How Poor Young Black Men Run from the Police
Alice Goffman is an assistant professor of sociology at the University of Wisconsin-Madison whose book, On the Run: Fugitive Life in an American City (out this month on University of Chicago Press), has been getting far more attention than academic works usually get. The book is a result of her living in a poor black neighborhood in Philadelphia she refers to as “6th Street” for years as an undergraduate and a grad student. (She changed the names of people and places in her book.) She eventually fell in with a group of young men who were almost constantly under the threat of being arrested and jailed, often for petty probation violations or unpaid court fees. She became a “fly on the wall” and took notes as her subjects (who were also her friends) attempted to make a living, support each other, and maintain relationships with their loved ones, all while attempting to evade the authorities. Goffman’s work shows how the threat of imprisonment hangs over the lives of so many in communities like 6th Street and warps families and friendships in the process. It’s an uncommonly close look at how lives are lived under police surveillance and should be read by anyone with an interest in poverty, policing, or mass incarceration. This excerpt is from the second chapter, which is titled “Techniques for Evading the Authorities.”
A young man concerned that the police will take him into custody comes to see danger and risk in the mundane doings of everyday life. To survive outside prison, he learns to hesitate when others walk casually forward, to see what others fail to notice, to fear what others trust or take for granted.
One of the first things that such a man develops is a heightened awareness of police officers—what they look like, how they move, where and when they are likely to appear. He learns the models of their undercover cars, the ways they hold their bodies and the cut of their hair, the timing and location of their typical routes. His awareness of the police never seems to leave him; he sees them sitting in plain clothes at the mall food court with their children; he spots them in his rearview mirror coming up behind him on the highway, from ten cars and three lanes away. Sometimes he finds that his body anticipates their arrival with sweat and a quickened heartbeat before his mind consciously registers any sign of their appearance.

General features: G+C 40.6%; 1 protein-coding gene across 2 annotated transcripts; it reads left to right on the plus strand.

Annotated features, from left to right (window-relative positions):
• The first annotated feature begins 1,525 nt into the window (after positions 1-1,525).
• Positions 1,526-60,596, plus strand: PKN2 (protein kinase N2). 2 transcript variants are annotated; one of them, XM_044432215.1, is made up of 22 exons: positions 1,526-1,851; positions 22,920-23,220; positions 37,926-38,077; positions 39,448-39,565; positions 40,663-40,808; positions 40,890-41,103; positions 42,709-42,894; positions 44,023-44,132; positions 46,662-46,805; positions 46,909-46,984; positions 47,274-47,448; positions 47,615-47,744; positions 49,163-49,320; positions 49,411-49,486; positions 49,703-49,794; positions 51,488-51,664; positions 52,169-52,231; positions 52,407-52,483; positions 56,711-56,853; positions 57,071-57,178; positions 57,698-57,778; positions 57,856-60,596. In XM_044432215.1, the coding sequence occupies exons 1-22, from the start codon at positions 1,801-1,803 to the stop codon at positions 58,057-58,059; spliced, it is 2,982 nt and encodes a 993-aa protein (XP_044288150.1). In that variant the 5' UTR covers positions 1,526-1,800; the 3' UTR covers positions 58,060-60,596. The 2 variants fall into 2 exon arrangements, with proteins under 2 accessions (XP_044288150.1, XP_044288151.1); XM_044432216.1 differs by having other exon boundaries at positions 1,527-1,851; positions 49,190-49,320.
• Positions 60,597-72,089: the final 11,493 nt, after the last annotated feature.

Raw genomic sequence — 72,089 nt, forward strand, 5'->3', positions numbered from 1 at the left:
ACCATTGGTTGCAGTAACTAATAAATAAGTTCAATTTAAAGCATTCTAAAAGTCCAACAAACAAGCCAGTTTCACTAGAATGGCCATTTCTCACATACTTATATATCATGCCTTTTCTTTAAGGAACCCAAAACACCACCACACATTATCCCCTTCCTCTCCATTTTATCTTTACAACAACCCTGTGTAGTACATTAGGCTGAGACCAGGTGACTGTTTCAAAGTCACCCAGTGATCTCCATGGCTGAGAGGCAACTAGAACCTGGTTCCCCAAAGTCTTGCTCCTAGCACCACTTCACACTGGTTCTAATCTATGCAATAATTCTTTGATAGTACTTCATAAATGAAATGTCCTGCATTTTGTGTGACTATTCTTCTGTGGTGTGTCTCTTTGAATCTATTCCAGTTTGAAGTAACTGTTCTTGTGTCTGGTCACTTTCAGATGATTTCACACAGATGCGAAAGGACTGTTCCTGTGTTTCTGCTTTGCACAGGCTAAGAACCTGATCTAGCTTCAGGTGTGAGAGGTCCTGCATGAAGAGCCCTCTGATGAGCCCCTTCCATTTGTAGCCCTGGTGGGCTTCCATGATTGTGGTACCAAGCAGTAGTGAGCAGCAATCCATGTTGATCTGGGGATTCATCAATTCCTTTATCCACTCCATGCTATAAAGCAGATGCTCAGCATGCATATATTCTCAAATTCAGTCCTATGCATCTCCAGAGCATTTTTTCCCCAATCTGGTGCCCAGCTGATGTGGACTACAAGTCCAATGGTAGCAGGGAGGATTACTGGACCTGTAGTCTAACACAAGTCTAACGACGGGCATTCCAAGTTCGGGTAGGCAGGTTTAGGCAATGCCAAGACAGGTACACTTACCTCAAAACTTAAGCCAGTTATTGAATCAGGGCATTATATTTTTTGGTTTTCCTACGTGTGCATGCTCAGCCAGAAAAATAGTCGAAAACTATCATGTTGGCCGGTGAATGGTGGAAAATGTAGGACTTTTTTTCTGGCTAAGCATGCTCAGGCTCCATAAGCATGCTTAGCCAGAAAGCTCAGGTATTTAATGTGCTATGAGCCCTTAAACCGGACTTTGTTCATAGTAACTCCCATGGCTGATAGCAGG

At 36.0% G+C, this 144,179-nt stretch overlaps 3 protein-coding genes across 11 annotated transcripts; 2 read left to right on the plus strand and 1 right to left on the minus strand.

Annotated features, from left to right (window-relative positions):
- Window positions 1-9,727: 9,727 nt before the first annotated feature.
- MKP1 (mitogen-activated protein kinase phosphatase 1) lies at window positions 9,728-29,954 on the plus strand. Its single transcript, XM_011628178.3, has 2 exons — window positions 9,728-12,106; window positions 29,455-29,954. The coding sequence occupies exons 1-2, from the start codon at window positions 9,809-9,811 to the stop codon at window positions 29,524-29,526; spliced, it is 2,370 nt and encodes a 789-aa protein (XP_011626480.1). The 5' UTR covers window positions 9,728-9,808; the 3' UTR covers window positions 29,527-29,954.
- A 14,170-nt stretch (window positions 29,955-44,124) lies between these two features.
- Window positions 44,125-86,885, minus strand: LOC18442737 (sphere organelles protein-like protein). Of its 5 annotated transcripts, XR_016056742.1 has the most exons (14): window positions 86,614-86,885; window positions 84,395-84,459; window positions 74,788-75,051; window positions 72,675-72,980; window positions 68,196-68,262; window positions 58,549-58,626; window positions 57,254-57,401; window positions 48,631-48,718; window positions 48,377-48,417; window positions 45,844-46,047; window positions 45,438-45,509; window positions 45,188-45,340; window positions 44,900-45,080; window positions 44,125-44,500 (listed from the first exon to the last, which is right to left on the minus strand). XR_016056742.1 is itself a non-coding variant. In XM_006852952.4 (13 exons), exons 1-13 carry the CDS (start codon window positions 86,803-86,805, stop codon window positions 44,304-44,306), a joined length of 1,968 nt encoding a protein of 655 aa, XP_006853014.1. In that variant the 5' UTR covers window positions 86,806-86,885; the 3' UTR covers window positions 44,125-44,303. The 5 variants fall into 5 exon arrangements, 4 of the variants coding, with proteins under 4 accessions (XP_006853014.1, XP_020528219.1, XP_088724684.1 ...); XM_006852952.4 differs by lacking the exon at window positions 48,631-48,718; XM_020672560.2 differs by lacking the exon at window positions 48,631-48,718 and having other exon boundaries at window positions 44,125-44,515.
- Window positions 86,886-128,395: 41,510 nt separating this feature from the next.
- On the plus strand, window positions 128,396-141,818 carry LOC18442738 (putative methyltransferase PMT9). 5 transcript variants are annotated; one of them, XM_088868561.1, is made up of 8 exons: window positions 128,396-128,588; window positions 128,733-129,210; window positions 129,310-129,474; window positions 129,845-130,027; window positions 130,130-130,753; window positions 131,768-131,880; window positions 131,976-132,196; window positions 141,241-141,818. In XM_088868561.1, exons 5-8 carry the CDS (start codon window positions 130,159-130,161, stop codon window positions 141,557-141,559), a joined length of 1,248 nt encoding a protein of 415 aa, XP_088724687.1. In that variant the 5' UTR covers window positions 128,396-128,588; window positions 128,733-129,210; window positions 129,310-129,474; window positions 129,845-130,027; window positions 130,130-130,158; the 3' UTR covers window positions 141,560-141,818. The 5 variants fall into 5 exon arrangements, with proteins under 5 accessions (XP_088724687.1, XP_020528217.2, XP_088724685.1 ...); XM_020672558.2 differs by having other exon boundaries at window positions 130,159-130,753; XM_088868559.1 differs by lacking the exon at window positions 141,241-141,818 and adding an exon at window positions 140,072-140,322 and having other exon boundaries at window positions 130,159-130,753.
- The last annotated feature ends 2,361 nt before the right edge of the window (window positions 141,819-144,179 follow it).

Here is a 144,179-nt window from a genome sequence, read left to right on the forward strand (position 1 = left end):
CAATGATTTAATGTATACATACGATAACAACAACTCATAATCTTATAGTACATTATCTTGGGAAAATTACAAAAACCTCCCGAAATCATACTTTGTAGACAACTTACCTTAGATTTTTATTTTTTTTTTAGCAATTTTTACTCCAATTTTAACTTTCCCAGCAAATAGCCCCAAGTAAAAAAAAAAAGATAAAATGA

When I first met Mike, I thought his awareness of the police was a special gift, unique to him. Then I realized Chuck also seemed to know when the police were coming. So did Alex. When they sensed the police were near, they did what other young men in the neighborhood did: they ran and hid.
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How Poor Young Black Men Run from the Police

Alice Goffman is an assistant professor of sociology at the University of Wisconsin-Madison whose book, On the Run: Fugitive Life in an American City (out this month on University of Chicago Press), has been getting far more attention than academic works usually get. The book is a result of her living in a poor black neighborhood in Philadelphia she refers to as “6th Street” for years as an undergraduate and a grad student. (She changed the names of people and places in her book.) She eventually fell in with a group of young men who were almost constantly under the threat of being arrested and jailed, often for petty probation violations or unpaid court fees. She became a “fly on the wall” and took notes as her subjects (who were also her friends) attempted to make a living, support each other, and maintain relationships with their loved ones, all while attempting to evade the authorities. Goffman’s work shows how the threat of imprisonment hangs over the lives of so many in communities like 6th Street and warps families and friendships in the process. It’s an uncommonly close look at how lives are lived under police surveillance and should be read by anyone with an interest in poverty, policing, or mass incarceration. This excerpt is from the second chapter, which is titled “Techniques for Evading the Authorities.”